As Egypt Does

Dear J-

We went to the Rosicrucian Museum yesterday, which is a collection of Egyptian artifacts arranged without chronological order, more lumped into rough thematic elements and left in cases to gawp at without too much context other than those things look kinda like each other. There’s a couple of mummies (the kids asked, with wonder, if those were real people at one point and yeah, I had to say yes), several replicas (King Tutankhamun’s coffin! The Rosetta Stone!) all housed in a big Egyptian temple-esque building across from a junior high school, complete with fountains and fanciful visions of culture appropriate to the time it was built (the 1960s), reminding me a bit of China as filtered through chinoiserie.

While we were there killing a bit of time in the shade by one of the larger fountains another group came up and started sitting on a sphinx, which was clearly marked ‘do not’. My mom, who is not one to leave things alone, immediately told them to stop in the same untactful way I remember from when I was little (“hey … hey, stop. Can’t you read? The sign?”) and I’m sure made them as embarrassed as I felt at that moment, while I was telling her it was probably okay (they weren’t climbing on it or trying to ride it). Indeed, she muttered to herself and me after they’d left how nosy she was bing. Still, though, one of the group sketched a mocking bow at us and I could hear the faint strains of ching-chong coming from them, which was accompanied by a little laughter.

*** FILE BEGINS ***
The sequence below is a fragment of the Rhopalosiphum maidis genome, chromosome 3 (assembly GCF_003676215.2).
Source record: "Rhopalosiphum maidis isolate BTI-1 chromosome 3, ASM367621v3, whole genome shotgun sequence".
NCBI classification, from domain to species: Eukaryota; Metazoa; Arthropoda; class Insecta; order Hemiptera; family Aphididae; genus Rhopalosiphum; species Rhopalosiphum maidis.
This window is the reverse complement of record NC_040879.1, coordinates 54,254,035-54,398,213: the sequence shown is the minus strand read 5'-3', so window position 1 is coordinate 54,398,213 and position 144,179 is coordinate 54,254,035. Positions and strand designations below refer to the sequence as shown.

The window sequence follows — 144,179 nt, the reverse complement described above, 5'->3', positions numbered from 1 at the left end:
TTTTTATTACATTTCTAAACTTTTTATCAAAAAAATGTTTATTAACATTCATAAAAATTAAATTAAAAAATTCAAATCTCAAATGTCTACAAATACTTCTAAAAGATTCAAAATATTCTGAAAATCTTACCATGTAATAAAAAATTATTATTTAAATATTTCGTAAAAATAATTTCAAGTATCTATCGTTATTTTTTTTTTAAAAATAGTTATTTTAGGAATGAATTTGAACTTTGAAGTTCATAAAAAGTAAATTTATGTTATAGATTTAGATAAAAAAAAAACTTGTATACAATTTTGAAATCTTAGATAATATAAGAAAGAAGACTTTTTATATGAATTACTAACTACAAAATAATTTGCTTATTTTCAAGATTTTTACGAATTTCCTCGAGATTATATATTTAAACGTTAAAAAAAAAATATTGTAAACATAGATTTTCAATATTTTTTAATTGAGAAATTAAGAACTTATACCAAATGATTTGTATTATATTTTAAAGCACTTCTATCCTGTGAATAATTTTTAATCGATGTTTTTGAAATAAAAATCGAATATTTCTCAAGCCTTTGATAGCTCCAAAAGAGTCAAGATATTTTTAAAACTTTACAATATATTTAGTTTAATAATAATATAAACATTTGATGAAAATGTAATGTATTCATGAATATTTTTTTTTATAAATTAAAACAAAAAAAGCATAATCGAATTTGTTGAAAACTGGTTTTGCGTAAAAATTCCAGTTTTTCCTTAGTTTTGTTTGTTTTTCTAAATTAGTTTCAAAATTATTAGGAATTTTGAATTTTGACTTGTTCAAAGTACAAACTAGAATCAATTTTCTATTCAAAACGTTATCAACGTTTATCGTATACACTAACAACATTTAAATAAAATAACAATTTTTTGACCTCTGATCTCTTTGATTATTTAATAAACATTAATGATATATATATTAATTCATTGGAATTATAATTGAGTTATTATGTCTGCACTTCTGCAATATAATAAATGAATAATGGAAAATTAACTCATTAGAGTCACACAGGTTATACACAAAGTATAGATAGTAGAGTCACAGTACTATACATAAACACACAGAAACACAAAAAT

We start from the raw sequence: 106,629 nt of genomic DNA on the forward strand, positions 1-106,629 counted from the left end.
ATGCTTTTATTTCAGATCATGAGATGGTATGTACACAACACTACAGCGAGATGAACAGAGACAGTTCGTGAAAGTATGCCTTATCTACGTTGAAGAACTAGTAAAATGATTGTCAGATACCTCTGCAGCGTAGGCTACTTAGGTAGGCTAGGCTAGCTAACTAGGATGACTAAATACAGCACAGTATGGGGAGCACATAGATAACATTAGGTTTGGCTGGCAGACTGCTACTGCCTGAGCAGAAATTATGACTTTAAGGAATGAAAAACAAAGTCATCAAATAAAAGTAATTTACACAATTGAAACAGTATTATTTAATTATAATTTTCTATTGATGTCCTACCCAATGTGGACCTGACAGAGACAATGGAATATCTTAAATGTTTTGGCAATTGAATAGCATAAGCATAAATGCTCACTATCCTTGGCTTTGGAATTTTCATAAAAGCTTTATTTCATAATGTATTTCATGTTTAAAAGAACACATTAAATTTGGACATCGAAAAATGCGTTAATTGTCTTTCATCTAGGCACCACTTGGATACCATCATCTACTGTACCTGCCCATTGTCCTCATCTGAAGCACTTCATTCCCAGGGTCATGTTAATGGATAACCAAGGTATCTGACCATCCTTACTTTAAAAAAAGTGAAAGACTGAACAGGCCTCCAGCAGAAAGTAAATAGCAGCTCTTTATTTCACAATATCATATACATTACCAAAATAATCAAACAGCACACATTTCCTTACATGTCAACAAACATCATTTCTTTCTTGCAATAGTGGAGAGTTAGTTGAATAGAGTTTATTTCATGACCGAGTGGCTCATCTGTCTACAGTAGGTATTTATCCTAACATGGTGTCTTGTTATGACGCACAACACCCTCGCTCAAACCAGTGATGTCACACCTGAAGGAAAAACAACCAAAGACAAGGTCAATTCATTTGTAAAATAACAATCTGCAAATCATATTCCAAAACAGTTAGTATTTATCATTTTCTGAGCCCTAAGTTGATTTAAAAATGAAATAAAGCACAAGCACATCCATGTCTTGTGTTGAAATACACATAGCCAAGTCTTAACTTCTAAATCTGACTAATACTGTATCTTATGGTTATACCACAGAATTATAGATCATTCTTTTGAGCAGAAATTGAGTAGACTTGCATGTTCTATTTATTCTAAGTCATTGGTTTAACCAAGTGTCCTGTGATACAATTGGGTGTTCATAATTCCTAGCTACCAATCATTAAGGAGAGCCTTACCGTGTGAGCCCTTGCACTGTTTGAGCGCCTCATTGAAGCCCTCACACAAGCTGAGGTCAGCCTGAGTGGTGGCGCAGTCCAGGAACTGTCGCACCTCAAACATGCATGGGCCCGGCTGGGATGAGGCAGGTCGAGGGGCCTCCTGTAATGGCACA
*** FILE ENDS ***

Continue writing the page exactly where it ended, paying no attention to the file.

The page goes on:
I feel bad that their day was marred by being scolded, but I feel worse that I didn’t do more in the teachable moment; that was a response designed to enflame and aggravate the situation, so perhaps it was best to walk away from it. I still get hot under the collar thinking about it, though. No one likes being criticized but even a passing couple pointed out the sign which said no climbing on the statues (and I was policing the kids already to not do so), and c’mon, there are rules for a reason. Grow up and take it, even if it sounds harsher in my mom’s broken English.



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